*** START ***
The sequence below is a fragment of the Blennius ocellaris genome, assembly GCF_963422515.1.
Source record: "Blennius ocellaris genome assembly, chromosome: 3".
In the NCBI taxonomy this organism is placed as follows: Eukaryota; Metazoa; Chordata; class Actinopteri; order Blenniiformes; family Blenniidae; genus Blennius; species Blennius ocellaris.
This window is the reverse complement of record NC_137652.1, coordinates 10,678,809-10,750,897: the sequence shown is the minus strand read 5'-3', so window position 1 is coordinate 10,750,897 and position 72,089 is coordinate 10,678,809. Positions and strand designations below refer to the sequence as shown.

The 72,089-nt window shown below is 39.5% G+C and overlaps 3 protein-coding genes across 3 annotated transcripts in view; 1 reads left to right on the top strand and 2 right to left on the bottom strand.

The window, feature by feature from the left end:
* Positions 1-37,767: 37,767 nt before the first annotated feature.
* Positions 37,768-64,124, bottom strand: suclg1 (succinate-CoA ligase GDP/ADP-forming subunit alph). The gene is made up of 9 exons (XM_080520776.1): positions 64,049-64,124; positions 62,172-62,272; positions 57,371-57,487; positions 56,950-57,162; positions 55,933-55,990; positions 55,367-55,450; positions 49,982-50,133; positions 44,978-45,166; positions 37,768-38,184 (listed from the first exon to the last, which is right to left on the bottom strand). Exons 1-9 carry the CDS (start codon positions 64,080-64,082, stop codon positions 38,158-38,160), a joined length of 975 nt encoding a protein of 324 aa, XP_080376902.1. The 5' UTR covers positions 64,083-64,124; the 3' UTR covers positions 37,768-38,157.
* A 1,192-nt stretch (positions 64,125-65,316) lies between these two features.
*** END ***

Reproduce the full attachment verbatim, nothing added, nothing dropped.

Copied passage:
The sequence below is a fragment of the Blennius ocellaris genome, assembly GCF_963422515.1.
Source record: "Blennius ocellaris genome assembly, chromosome: 3".
In the NCBI taxonomy this organism is placed as follows: Eukaryota; Metazoa; Chordata; class Actinopteri; order Blenniiformes; family Blenniidae; genus Blennius; species Blennius ocellaris.
This window is the reverse complement of record NC_137652.1, coordinates 10,678,809-10,750,897: the sequence shown is the minus strand read 5'-3', so window position 1 is coordinate 10,750,897 and position 72,089 is coordinate 10,678,809. Positions and strand designations below refer to the sequence as shown.

The 72,089-nt window shown below is 39.5% G+C and overlaps 3 protein-coding genes across 3 annotated transcripts in view; 1 reads left to right on the top strand and 2 right to left on the bottom strand.

The window, feature by feature from the left end:
* Positions 1-37,767: 37,767 nt before the first annotated feature.
* Positions 37,768-64,124, bottom strand: suclg1 (succinate-CoA ligase GDP/ADP-forming subunit alph). The gene is made up of 9 exons (XM_080520776.1): positions 64,049-64,124; positions 62,172-62,272; positions 57,371-57,487; positions 56,950-57,162; positions 55,933-55,990; positions 55,367-55,450; positions 49,982-50,133; positions 44,978-45,166; positions 37,768-38,184 (listed from the first exon to the last, which is right to left on the bottom strand). Exons 1-9 carry the CDS (start codon positions 64,080-64,082, stop codon positions 38,158-38,160), a joined length of 975 nt encoding a protein of 324 aa, XP_080376902.1. The 5' UTR covers positions 64,083-64,124; the 3' UTR covers positions 37,768-38,157.
* A 1,192-nt stretch (positions 64,125-65,316) lies between these two features.